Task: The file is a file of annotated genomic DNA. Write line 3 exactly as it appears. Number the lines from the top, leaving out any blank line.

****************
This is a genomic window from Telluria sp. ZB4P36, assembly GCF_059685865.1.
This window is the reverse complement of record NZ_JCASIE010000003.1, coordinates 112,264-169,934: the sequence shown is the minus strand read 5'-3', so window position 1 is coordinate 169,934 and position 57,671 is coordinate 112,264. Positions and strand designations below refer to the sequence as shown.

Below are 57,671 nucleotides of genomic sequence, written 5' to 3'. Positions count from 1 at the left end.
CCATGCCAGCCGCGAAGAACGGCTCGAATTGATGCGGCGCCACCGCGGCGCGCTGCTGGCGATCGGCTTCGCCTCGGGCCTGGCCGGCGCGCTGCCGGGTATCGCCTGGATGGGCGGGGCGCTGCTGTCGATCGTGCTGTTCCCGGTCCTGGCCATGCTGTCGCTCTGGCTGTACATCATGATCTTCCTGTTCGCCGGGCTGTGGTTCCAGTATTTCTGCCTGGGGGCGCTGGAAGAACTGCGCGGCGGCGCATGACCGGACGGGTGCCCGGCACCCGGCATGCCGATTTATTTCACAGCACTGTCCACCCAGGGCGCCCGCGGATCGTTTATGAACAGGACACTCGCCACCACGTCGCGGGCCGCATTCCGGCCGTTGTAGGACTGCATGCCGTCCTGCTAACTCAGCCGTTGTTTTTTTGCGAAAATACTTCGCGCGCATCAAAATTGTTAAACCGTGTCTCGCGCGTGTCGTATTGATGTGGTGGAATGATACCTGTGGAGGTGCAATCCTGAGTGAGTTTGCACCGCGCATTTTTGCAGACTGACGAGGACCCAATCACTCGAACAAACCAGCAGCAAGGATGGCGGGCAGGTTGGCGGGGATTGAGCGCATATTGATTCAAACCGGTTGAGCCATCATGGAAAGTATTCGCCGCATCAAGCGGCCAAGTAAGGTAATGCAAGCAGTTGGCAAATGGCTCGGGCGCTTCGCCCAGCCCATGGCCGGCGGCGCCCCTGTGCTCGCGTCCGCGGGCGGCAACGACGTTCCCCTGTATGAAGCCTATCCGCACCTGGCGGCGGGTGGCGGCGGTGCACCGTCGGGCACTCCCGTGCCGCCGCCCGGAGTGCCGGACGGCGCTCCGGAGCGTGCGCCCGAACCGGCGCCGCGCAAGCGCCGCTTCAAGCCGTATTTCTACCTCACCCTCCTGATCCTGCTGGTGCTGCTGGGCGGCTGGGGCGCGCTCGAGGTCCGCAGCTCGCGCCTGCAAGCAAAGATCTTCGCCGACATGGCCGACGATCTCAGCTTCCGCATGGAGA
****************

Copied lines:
Below are 57,671 nucleotides of genomic sequence, written 5' to 3'. Positions count from 1 at the left end.